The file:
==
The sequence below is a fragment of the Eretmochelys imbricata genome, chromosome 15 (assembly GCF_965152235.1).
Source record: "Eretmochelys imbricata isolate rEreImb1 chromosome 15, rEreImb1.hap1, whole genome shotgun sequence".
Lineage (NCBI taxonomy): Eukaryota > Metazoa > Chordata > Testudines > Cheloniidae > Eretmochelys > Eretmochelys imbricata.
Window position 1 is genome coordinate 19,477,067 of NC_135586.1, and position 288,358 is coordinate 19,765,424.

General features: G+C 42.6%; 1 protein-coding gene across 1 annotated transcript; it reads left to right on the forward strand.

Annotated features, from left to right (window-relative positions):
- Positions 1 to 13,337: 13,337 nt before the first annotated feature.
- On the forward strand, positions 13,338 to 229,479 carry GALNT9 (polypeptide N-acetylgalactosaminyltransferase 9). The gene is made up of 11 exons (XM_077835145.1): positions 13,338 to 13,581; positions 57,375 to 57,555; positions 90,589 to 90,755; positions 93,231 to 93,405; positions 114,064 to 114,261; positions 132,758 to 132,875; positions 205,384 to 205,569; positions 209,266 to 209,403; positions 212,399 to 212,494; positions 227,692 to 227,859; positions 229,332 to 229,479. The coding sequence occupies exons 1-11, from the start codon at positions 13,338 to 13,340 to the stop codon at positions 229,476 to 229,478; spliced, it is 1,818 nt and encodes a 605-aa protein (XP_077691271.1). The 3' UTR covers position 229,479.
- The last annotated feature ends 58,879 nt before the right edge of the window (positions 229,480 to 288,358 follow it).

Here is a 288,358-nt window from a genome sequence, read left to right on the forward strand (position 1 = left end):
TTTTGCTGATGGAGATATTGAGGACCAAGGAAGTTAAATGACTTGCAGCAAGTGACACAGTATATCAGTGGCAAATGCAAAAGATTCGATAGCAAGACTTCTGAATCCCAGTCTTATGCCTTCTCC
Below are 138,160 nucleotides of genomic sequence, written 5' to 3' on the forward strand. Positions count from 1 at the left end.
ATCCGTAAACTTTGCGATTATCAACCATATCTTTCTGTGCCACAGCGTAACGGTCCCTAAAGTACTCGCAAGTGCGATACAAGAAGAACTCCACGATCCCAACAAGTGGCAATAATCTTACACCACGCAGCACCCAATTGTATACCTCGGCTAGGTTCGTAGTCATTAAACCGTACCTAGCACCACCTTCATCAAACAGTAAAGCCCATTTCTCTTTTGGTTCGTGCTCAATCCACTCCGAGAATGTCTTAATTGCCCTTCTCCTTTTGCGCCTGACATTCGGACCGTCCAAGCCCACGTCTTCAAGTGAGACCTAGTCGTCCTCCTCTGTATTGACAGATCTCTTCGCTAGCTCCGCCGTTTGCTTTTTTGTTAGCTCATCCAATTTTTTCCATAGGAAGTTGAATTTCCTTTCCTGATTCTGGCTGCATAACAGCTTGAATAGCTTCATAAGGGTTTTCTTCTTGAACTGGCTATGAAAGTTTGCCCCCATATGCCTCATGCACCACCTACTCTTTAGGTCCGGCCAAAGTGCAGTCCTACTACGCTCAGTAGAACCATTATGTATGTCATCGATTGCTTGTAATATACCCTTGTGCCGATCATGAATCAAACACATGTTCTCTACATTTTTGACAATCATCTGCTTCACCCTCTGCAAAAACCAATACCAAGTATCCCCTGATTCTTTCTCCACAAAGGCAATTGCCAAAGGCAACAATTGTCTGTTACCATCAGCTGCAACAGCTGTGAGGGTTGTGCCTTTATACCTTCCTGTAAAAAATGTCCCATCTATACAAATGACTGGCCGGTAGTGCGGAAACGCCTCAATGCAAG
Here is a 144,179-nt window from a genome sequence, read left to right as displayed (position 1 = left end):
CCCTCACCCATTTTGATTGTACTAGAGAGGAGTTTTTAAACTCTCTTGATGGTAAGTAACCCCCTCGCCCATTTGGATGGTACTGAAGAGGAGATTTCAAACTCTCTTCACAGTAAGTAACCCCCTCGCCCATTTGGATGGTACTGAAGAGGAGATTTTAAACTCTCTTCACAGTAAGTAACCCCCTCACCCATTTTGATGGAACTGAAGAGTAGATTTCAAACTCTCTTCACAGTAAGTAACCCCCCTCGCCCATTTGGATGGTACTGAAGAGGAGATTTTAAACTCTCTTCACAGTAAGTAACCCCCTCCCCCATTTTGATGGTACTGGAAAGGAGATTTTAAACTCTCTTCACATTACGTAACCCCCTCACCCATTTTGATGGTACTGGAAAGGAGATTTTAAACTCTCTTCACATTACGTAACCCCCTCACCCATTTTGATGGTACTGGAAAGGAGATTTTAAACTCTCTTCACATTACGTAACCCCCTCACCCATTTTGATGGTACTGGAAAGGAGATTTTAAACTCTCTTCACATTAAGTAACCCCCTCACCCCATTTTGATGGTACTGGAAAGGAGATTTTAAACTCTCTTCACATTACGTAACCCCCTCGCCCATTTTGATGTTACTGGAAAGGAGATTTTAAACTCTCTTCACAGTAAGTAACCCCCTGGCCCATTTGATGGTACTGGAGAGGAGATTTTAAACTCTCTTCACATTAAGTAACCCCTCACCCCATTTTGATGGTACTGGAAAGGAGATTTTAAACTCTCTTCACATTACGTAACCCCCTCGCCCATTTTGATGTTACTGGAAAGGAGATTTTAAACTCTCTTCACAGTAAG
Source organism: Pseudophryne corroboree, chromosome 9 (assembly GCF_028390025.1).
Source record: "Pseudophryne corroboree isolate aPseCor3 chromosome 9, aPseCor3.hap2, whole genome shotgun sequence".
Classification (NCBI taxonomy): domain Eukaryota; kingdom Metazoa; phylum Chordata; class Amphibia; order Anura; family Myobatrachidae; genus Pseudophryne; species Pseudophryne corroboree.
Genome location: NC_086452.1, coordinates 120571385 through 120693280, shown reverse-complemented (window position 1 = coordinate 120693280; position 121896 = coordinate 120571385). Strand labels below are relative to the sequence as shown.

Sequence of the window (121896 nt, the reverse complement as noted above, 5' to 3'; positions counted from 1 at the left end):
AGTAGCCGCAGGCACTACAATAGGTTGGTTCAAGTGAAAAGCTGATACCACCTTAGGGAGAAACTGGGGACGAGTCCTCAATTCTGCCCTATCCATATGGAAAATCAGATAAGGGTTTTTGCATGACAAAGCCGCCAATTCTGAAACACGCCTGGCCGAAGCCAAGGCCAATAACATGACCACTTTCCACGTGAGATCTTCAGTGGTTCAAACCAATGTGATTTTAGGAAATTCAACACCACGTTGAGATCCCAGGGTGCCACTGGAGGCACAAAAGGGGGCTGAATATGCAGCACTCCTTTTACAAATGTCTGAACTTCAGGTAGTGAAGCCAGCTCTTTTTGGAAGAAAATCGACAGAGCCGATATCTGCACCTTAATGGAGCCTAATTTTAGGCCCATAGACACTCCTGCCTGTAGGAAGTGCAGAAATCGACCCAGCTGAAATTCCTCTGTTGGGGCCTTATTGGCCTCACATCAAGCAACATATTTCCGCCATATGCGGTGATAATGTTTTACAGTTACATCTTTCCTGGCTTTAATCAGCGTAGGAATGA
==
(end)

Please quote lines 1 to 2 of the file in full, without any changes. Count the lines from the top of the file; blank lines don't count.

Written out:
The sequence below is a fragment of the Eretmochelys imbricata genome, chromosome 15 (assembly GCF_965152235.1).
Source record: "Eretmochelys imbricata isolate rEreImb1 chromosome 15, rEreImb1.hap1, whole genome shotgun sequence".